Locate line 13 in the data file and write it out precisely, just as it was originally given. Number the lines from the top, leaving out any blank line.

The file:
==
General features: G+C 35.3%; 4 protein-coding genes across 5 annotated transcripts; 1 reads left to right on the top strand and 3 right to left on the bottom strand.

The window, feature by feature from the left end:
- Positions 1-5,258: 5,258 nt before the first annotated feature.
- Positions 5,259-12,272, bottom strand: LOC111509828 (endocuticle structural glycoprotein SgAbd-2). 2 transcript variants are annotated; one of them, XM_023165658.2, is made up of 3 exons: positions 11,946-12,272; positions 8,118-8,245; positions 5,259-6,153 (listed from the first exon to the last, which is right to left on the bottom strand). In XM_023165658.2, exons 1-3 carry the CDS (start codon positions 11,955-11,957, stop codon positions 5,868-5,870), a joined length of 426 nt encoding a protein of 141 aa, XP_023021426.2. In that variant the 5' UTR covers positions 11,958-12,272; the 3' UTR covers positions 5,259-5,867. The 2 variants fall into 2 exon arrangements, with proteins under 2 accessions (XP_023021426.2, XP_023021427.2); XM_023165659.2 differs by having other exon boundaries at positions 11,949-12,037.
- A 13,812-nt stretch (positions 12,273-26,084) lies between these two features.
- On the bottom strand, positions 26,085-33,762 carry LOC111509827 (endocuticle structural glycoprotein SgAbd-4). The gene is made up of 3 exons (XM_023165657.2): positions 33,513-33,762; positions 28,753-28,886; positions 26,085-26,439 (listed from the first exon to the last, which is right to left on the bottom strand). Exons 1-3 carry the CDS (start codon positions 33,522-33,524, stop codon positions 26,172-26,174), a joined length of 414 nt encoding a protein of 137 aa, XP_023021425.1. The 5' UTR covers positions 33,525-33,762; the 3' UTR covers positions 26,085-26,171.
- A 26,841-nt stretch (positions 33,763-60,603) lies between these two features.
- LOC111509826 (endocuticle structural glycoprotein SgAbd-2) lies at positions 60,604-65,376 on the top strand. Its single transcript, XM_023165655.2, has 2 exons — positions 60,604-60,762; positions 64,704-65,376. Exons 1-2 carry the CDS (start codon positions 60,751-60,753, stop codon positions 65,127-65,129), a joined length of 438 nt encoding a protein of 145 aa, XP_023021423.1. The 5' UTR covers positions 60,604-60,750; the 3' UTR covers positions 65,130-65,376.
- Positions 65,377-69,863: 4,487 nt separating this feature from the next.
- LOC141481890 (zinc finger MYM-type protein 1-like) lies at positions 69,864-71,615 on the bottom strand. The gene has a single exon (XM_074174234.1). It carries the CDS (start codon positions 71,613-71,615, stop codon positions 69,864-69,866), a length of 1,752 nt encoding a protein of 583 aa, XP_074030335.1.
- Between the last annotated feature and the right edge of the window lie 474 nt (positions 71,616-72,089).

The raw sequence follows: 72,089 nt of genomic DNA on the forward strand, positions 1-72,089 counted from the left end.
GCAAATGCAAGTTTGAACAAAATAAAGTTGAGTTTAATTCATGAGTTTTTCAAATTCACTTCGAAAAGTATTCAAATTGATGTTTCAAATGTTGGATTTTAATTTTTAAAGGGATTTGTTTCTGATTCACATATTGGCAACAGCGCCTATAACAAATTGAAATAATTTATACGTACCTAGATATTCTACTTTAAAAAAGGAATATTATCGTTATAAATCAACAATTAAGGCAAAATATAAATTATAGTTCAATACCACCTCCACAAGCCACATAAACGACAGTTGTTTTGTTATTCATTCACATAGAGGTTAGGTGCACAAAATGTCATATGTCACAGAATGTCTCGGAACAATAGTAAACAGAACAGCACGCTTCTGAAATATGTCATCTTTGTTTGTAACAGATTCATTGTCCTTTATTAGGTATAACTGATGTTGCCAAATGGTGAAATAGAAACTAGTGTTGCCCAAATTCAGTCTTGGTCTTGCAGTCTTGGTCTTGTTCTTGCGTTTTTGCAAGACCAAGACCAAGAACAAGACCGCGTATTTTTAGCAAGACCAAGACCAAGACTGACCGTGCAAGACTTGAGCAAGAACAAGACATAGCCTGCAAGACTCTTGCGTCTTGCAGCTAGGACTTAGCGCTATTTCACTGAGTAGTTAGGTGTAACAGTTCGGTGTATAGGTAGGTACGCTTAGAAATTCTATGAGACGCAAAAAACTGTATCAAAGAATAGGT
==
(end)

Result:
GCAAATGCAAGTTTGAACAAAATAAAGTTGAGTTTAATTCATGAGTTTTTCAAATTCACTTCGAAAAGTATTCAAATTGATGTTTCAAATGTTGGATTTTAATTTTTAAAGGGATTTGTTTCTGATTCACATATTGGCAACAGCGCCTATAACAAATTGAAATAATTTATACGTACCTAGATATTCTACTTTAAAAAAGGAATATTATCGTTATAAATCAACAATTAAGGCAAAATATAAATTATAGTTCAATACCACCTCCACAAGCCACATAAACGACAGTTGTTTTGTTATTCATTCACATAGAGGTTAGGTGCACAAAATGTCATATGTCACAGAATGTCTCGGAACAATAGTAAACAGAACAGCACGCTTCTGAAATATGTCATCTTTGTTTGTAACAGATTCATTGTCCTTTATTAGGTATAACTGATGTTGCCAAATGGTGAAATAGAAACTAGTGTTGCCCAAATTCAGTCTTGGTCTTGCAGTCTTGGTCTTGTTCTTGCGTTTTTGCAAGACCAAGACCAAGAACAAGACCGCGTATTTTTAGCAAGACCAAGACCAAGACTGACCGTGCAAGACTTGAGCAAGAACAAGACATAGCCTGCAAGACTCTTGCGTCTTGCAGCTAGGACTTAGCGCTATTTCACTGAGTAGTTAGGTGTAACAGTTCGGTGTATAGGTAGGTACGCTTAGAAATTCTATGAGACGCAAAAAACTGTATCAAAGAATAGGT